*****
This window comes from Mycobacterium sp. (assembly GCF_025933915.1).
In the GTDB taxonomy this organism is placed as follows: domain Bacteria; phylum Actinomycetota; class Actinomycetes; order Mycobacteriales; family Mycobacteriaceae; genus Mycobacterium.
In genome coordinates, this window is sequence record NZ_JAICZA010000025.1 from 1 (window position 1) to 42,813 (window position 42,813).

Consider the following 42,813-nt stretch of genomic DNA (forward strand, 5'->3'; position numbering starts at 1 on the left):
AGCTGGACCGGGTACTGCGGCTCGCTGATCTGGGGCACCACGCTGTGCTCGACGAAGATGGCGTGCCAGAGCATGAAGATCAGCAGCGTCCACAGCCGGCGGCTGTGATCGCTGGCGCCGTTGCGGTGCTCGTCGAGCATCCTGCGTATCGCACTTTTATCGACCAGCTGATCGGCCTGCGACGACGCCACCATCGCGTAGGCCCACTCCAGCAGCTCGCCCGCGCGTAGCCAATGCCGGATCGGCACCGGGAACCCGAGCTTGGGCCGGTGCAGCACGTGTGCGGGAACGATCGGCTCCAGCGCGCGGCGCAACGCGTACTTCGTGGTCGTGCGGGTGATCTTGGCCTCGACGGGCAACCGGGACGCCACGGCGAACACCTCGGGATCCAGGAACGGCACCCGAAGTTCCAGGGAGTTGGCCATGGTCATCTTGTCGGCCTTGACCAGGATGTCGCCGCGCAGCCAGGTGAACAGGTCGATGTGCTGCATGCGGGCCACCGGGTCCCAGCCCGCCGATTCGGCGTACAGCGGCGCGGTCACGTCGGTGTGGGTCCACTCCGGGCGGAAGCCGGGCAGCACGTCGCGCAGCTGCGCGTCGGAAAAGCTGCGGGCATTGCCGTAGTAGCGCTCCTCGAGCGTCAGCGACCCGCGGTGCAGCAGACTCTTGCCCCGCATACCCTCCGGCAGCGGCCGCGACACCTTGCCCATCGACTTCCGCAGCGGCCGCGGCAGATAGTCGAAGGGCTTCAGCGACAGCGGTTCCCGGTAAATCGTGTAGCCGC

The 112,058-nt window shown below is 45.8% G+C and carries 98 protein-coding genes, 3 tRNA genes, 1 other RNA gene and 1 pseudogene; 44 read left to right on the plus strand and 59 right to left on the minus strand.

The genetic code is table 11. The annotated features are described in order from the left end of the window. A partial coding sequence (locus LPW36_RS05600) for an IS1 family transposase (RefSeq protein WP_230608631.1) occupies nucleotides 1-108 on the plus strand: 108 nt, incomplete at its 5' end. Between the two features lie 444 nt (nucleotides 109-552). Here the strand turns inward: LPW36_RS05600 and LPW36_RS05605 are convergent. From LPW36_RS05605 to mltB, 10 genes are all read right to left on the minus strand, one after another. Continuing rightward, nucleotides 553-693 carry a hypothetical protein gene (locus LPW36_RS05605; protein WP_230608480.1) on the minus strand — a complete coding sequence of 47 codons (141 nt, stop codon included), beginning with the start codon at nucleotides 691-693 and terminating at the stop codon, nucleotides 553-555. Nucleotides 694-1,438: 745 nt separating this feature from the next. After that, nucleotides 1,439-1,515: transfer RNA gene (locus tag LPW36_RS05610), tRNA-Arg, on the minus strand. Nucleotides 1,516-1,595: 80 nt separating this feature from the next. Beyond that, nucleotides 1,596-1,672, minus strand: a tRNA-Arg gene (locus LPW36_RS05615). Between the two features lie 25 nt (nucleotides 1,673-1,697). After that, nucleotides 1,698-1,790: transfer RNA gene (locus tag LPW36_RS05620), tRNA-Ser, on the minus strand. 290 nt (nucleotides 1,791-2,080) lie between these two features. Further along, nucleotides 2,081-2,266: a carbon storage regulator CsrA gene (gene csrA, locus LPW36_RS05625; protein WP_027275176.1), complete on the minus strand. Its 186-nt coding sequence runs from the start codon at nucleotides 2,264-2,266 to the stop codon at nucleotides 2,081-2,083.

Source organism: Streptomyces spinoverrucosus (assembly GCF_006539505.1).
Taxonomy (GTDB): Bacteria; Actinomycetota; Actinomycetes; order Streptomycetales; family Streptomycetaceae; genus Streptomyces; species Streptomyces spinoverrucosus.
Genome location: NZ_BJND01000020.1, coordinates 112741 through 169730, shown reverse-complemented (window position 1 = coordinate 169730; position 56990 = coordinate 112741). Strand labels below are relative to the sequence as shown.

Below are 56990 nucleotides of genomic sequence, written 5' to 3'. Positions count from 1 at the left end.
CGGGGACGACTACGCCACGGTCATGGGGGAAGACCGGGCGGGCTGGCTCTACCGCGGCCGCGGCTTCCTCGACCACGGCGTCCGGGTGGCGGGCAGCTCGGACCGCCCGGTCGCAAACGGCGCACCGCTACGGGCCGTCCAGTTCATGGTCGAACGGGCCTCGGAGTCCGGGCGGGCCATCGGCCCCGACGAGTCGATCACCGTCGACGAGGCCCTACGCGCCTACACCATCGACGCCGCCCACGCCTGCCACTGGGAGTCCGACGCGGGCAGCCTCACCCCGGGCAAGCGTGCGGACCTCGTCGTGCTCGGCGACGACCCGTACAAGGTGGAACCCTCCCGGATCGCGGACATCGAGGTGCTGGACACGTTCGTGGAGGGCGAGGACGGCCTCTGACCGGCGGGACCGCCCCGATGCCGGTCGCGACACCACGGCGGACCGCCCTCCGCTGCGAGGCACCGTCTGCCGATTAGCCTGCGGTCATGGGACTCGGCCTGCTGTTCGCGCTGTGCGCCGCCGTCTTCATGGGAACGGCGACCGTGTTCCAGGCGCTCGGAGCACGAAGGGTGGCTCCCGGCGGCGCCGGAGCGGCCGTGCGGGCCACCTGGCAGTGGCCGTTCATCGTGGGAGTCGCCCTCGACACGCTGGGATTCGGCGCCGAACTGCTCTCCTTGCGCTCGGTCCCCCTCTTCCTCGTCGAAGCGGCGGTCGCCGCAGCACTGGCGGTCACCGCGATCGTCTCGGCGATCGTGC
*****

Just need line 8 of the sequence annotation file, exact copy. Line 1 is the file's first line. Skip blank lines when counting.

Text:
Source organism: Streptomyces spinoverrucosus (assembly GCF_006539505.1).